I’ve almost finished rereading An American Childhood. I quit taking notes about one-third of the way through, and have found that the reading has grown just a tad tedious. I’m skimming half the time now.

What happened, and what can I learn?

Things I like about her writing style in this book:

  • I like that she is imaginative and quirky.
  • I like her use of short, themed “chapters” that are only loosely chronological.
  • I mostly like her insightful interjections — to a point.

Things I’m not wild about include:

  • Her excessive reliance on essay form.
  • Her frequent inclusion of lots of background information that reads like an encyclopedia article, for example about the French and Indian War, or details of pond scum. Yes, it is her fascination, but she fails to cast it in a manner that incites a similar passion in me, and I skim.
  • Her near total lack of dialogue, tension, and other scene-building elements. The book is as close to pure narrative as anything I’ve read.

Thing’s I’ll quite possibly emulate:

  • Her use of short, themed chapters. As I read, I’m often reminded of personal memories that will cluster well, giving me leeway to break out of strict chronological mode.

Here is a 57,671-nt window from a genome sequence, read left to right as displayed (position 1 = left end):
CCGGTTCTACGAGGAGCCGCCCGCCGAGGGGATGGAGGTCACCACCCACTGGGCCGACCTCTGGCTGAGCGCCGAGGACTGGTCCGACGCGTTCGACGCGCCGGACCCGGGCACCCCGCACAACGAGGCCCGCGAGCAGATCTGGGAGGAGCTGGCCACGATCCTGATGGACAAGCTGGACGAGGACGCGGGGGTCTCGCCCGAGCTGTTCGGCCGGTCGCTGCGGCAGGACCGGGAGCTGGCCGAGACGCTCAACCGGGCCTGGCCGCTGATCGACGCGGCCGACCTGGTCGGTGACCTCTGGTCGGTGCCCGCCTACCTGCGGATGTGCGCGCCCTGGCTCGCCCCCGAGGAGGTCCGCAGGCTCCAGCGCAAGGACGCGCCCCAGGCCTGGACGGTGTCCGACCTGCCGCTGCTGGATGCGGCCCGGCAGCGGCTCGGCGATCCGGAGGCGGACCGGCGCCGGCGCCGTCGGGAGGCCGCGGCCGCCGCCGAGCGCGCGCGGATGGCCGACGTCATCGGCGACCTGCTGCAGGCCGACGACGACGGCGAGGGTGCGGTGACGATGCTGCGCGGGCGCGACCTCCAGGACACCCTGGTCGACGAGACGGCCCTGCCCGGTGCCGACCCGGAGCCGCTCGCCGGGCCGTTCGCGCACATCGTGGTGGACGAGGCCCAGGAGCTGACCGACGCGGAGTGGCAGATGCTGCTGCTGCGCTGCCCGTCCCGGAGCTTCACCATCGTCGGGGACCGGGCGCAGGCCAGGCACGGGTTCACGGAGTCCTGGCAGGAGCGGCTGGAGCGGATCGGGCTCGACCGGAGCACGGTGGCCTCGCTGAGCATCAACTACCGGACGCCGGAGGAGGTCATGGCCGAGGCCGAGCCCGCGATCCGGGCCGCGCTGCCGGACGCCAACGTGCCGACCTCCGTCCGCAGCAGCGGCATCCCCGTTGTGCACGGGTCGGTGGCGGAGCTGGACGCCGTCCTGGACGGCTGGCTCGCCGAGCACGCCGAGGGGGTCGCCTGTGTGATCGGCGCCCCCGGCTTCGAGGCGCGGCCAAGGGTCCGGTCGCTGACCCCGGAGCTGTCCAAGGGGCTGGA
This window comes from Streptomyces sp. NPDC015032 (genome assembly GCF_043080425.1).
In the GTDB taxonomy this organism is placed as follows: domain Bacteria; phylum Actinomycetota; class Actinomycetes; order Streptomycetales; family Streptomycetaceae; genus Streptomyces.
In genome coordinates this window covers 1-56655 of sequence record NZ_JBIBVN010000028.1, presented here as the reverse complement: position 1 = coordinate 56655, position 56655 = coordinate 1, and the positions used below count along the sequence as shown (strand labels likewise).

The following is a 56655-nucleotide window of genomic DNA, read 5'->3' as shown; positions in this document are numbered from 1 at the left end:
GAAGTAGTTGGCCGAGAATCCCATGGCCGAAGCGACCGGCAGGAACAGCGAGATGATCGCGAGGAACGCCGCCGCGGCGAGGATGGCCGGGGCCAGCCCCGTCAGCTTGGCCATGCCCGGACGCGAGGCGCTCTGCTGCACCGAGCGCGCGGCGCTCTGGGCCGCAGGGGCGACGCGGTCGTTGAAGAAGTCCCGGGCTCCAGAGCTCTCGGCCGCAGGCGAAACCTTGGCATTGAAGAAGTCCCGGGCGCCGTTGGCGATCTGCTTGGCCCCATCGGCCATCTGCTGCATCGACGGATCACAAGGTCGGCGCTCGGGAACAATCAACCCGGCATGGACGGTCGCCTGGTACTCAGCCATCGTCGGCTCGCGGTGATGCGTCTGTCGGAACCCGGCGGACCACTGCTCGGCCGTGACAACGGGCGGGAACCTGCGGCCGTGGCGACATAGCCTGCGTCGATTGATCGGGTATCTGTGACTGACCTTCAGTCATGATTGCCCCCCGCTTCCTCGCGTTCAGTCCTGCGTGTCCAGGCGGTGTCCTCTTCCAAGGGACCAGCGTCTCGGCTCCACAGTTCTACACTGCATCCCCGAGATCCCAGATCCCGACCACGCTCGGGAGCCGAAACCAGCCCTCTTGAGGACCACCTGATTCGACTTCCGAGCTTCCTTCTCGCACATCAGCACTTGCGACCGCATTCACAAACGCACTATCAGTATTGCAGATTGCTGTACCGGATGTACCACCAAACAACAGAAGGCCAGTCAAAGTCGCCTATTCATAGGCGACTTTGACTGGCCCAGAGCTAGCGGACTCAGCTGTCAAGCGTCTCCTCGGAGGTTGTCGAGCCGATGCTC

• Analytic insights. It remains to be seen how much of this I’ll incorporate. Not nearly as much as she has done. I don’t plan to include whole essays as chapters as she does several places, along the lines of “How does it feel to be alive?”
  • Portraits of quirkiness. There is plenty of that in my family — the source of my own.

Things I’ll do differently:

  • Include scenes. Not all my memories will fit well into scenes, but many do. The memoir form allows for a certain amount of leeway in clustering specific memories into composite units, a big help in scene-bulding.
  • Include dialogue. It doesn’t take a lot of dialogue to warm up a story.
  • Include suspense and tension. This isn’t something that pops out in my memories, but it’s there, hidden away like the Pieta before Michaelangelo picked up his chisel.

Ah, the promised snow has just begun, only a few minutes behind schedule. Perhaps this afternoon I’ll tap out a draft chapter on memories of snow. Remember when seeing those first snowflakes was cause for joy as we thought of sledding, snowmen, snowball fights, hot chocolate later, maybe “Snow Ice Cream” for dessert?” Never any school-closing snow days though. When did those begin?